25 Tools to Integrate Math and Technology

Math teachers rejoice! Here are tips, tools, and resources for teaching math with technology.

Math teachers rejoice! Here are tips, tools, and resources for integrating math with technology.

  • Virtual whiteboards such as Explain Everything and video response tools like Flipgrid allow students to reflect, show their thinking, share and collaborate.

  • Pear Deck or Kahoot help you make both learning and review into fast-paced fun.

  • VmathLive is a paid product that features online mathematics competitions for students in grades K-8. 

  • Khan Academy and HippoCampus have educational videos on a variety of subjects.  Your students can study independently, you can use content for your lessons or you can create playlists for your students to review.  Students can equip themselves with learning tools and flashcards to help them study for almost any topic with Quizlet.  Struggling students can turn to Purplemath lessons to help with algebra and beginning trigonometry courses, as well as test prep.

  • Playing educational games using websites, apps or Chrome extensions is an extremely effective way to get in skills practice and reinforce learning in an engaging way.  Even if you’re not quite ready to build them into your lesson plans, early finishers can be assigned a game on the topic you are studying as a meaningful reward while you help the stragglers complete their work.  Open up Google and type in “[subject] game for [grade level]“ to find something aligned to your unit (or you can check out our articles on some of the best free math games out there). 

  • Chrome extensions can really upgrade your math teaching too!  The Math Learning Center has a fantastic collection of math tool extensions for early grades such as number lines, fraction pieces, money pieces, clocks, pattern shapes and more.  For upper grades there are a variety of rulers and graphing calculators, in addition to more powerful and versatile tools like GeoGebra, Plotly and Equatio.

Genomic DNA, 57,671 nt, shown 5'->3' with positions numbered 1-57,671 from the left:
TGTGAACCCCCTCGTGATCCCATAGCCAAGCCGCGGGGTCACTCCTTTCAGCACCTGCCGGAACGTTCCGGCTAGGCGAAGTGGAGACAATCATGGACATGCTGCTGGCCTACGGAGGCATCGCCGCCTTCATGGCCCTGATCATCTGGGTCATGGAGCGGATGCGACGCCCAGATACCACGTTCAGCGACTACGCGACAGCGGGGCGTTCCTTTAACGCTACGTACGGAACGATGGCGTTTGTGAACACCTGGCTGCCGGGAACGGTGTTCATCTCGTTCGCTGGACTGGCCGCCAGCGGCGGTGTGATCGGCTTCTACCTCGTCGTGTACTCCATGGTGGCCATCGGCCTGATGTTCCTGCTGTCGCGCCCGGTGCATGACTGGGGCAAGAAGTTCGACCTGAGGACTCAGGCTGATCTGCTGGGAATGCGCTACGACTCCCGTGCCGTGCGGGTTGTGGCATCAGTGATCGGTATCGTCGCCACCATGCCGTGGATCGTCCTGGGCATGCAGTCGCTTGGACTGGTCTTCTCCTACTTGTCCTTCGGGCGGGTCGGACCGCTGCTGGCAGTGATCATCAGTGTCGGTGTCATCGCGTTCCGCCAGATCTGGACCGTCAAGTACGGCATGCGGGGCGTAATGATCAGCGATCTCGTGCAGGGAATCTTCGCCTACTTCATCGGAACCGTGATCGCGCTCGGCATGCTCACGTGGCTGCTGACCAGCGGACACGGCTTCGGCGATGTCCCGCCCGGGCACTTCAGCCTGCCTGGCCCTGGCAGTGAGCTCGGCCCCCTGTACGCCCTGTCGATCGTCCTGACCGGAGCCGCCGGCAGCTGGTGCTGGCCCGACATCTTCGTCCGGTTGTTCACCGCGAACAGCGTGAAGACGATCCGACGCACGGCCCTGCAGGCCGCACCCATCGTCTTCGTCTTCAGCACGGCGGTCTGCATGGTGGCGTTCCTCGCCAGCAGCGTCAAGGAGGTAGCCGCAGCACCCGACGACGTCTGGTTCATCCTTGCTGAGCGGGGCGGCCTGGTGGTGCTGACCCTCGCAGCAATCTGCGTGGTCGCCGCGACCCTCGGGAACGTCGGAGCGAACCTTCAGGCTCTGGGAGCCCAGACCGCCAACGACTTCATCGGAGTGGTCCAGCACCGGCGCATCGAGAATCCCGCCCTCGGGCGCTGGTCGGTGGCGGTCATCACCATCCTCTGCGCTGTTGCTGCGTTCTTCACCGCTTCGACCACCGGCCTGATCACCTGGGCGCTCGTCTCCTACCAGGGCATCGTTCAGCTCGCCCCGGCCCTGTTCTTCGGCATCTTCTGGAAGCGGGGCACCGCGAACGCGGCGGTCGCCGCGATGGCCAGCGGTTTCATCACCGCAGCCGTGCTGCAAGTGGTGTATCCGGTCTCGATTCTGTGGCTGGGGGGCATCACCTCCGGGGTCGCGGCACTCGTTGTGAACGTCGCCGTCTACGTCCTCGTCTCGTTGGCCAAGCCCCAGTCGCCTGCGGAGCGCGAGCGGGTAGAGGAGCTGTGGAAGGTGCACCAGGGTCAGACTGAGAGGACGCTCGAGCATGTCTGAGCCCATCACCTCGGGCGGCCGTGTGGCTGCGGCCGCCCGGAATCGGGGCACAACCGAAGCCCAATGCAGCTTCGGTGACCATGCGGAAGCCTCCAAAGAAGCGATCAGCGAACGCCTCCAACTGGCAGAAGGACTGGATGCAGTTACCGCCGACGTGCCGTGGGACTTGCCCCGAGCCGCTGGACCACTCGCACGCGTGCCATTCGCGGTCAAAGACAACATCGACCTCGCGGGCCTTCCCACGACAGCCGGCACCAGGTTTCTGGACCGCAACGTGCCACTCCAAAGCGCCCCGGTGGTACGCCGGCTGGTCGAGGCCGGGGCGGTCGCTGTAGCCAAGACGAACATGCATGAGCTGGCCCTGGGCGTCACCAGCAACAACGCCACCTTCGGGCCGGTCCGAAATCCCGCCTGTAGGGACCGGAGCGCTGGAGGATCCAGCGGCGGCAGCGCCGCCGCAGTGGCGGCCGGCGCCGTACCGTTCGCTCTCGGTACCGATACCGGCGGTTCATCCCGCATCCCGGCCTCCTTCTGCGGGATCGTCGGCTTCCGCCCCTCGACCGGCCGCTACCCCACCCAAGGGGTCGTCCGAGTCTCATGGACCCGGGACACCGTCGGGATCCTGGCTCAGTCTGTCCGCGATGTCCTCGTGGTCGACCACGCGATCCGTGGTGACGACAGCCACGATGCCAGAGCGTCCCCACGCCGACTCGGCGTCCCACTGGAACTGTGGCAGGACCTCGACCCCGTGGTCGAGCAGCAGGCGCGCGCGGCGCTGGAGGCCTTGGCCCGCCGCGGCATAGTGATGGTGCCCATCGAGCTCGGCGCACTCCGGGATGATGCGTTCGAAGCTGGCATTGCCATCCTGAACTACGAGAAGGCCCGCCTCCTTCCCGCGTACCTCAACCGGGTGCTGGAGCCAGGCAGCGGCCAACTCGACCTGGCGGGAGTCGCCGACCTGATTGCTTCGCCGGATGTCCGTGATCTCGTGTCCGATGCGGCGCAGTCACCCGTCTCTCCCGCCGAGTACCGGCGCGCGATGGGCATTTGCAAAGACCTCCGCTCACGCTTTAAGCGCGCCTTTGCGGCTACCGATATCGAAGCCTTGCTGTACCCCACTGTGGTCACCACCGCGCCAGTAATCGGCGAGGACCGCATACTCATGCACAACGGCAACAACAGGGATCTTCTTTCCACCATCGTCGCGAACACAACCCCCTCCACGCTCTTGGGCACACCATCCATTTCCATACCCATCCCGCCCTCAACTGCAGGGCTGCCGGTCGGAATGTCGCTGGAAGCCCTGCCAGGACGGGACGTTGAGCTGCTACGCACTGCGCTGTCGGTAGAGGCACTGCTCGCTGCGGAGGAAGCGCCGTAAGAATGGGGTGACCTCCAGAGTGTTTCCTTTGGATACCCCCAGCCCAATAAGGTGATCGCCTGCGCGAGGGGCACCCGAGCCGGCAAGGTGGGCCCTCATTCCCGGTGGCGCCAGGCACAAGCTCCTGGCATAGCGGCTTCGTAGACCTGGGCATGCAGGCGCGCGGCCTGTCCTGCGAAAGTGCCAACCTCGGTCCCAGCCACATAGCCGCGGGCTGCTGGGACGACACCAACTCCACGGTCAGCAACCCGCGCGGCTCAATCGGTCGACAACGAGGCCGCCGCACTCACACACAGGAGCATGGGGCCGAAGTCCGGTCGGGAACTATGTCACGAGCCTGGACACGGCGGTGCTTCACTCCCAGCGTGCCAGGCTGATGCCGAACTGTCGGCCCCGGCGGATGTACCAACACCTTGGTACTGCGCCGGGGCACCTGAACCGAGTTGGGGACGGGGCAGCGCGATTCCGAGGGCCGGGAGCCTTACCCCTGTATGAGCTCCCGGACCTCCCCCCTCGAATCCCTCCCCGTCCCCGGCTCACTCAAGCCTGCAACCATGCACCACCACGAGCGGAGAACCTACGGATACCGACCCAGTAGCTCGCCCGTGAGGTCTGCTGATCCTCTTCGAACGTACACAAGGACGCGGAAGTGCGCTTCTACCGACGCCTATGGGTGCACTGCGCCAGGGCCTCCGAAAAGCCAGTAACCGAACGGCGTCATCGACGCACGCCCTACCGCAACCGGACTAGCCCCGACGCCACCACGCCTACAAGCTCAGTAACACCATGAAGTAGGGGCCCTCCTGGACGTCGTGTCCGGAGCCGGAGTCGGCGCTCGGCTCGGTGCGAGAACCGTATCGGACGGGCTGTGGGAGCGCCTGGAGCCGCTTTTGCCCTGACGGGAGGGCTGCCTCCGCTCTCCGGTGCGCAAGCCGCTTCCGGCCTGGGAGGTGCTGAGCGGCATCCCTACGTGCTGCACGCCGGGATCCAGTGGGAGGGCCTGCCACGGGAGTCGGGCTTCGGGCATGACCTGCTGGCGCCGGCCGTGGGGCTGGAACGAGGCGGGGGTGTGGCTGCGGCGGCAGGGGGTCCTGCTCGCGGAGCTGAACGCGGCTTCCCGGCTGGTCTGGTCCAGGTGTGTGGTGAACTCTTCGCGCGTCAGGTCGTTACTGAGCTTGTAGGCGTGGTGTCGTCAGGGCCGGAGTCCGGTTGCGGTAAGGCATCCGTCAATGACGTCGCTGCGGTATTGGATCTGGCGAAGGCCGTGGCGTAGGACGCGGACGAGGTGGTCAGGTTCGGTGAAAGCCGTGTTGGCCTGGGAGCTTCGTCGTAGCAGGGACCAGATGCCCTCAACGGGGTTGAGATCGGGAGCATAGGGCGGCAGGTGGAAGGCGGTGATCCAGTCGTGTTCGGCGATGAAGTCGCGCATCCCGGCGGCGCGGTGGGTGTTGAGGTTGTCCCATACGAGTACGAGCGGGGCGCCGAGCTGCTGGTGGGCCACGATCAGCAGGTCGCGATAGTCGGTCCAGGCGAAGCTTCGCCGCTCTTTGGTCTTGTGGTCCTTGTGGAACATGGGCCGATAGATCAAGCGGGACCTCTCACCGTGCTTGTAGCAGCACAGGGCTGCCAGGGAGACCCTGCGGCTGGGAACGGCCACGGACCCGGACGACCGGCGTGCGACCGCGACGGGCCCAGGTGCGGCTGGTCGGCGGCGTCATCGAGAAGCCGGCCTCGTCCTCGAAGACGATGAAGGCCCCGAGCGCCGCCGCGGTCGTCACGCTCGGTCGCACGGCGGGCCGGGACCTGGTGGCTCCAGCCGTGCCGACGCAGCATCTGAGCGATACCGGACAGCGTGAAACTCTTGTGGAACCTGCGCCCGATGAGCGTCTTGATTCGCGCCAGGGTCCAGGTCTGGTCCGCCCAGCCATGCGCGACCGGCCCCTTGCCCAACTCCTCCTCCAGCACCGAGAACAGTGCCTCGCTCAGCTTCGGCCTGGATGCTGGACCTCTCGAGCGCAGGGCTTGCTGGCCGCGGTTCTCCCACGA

Math teachers rejoice! Here are tips, tools, and resources for teaching math with technology.
  • You can try video conferencing with an expert using a website like Nepris or the Digital Human Library.  Or if you already have a subject matter expert in your contacts, you can just use any video conferencing platform you like from Skype to Zoom or Google Meet.

  • Classroom blogs are a great and versatile way to have students post their proofs, or showcase pictures of class projects.  Many blogging platforms are designed to be very easy to use, like Blogger and Live JournalEdublogs was even made just for classroom and school library blogs. 

  • Turn your next classroom discussion into a podcast.  You can post your podcast on your class website (or blog).  If you use Macintosh, you can just use the included GarageBand software for recording and postproduction.  If you use Windows, you might use the free software Audacity.  You can also do podcasts as weekly classroom news broadcasts, to document a field trip, share book reviews or review curricular content.

  • The internet is also just a great place to find inspiration for lesson planning.  Get new ideas and resources to teach anything from subtraction to calculus by simply asking Google “how to teach [subject]”. 

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Math teachers rejoice! Here are tips, tools, and resources for teaching math with technology.


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